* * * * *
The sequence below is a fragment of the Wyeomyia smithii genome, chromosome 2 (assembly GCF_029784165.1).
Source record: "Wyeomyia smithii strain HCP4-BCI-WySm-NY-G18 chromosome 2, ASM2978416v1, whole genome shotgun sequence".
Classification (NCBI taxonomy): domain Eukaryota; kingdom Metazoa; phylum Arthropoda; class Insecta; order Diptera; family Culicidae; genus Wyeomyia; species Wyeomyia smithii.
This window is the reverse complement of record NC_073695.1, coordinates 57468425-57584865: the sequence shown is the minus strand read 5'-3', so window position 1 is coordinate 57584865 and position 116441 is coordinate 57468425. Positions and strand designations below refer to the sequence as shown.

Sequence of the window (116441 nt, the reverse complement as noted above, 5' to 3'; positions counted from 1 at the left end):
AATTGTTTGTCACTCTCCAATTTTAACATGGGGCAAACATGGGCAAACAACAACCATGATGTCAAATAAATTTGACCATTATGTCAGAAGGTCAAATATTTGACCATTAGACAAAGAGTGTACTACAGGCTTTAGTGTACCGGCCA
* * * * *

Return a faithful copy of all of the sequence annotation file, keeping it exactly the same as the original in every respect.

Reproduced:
The sequence below is a fragment of the Wyeomyia smithii genome, chromosome 2 (assembly GCF_029784165.1).
Source record: "Wyeomyia smithii strain HCP4-BCI-WySm-NY-G18 chromosome 2, ASM2978416v1, whole genome shotgun sequence".
Classification (NCBI taxonomy): domain Eukaryota; kingdom Metazoa; phylum Arthropoda; class Insecta; order Diptera; family Culicidae; genus Wyeomyia; species Wyeomyia smithii.
This window is the reverse complement of record NC_073695.1, coordinates 57468425-57584865: the sequence shown is the minus strand read 5'-3', so window position 1 is coordinate 57584865 and position 116441 is coordinate 57468425. Positions and strand designations below refer to the sequence as shown.

Sequence of the window (116441 nt, the reverse complement as noted above, 5' to 3'; positions counted from 1 at the left end):
AATTGTTTGTCACTCTCCAATTTTAACATGGGGCAAACATGGGCAAACAACAACCATGATGTCAAATAAATTTGACCATTATGTCAGAAGGTCAAATATTTGACCATTAGACAAAGAGTGTACTACAGGCTTTAGTGTACCGGCCA